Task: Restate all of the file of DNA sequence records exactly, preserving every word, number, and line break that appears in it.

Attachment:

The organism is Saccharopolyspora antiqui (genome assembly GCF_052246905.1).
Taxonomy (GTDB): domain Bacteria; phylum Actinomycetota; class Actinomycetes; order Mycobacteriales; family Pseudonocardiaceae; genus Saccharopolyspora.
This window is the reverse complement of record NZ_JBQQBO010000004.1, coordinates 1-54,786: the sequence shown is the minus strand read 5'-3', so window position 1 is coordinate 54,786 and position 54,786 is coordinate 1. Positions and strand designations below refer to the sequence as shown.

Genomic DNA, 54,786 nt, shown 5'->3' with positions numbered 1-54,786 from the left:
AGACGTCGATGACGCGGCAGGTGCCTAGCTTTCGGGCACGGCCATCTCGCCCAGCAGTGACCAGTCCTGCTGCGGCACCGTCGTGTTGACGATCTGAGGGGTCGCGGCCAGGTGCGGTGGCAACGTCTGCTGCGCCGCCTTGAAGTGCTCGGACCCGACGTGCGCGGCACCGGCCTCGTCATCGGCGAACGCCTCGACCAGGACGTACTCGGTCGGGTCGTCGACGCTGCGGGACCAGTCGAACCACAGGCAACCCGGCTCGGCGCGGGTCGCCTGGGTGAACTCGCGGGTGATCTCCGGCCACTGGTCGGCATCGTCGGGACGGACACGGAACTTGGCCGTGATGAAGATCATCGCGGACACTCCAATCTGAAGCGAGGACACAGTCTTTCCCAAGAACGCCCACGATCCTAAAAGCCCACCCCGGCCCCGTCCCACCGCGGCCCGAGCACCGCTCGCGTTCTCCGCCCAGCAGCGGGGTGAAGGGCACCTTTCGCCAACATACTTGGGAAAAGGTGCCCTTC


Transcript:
The organism is Saccharopolyspora antiqui (genome assembly GCF_052246905.1).
Taxonomy (GTDB): domain Bacteria; phylum Actinomycetota; class Actinomycetes; order Mycobacteriales; family Pseudonocardiaceae; genus Saccharopolyspora.
This window is the reverse complement of record NZ_JBQQBO010000004.1, coordinates 1-54,786: the sequence shown is the minus strand read 5'-3', so window position 1 is coordinate 54,786 and position 54,786 is coordinate 1. Positions and strand designations below refer to the sequence as shown.

Genomic DNA, 54,786 nt, shown 5'->3' with positions numbered 1-54,786 from the left:
AGACGTCGATGACGCGGCAGGTGCCTAGCTTTCGGGCACGGCCATCTCGCCCAGCAGTGACCAGTCCTGCTGCGGCACCGTCGTGTTGACGATCTGAGGGGTCGCGGCCAGGTGCGGTGGCAACGTCTGCTGCGCCGCCTTGAAGTGCTCGGACCCGACGTGCGCGGCACCGGCCTCGTCATCGGCGAACGCCTCGACCAGGACGTACTCGGTCGGGTCGTCGACGCTGCGGGACCAGTCGAACCACAGGCAACCCGGCTCGGCGCGGGTCGCCTGGGTGAACTCGCGGGTGATCTCCGGCCACTGGTCGGCATCGTCGGGACGGACACGGAACTTGGCCGTGATGAAGATCATCGCGGACACTCCAATCTGAAGCGAGGACACAGTCTTTCCCAAGAACGCCCACGATCCTAAAAGCCCACCCCGGCCCCGTCCCACCGCGGCCCGAGCACCGCTCGCGTTCTCCGCCCAGCAGCGGGGTGAAGGGCACCTTTCGCCAACATACTTGGGAAAAGGTGCCCTTC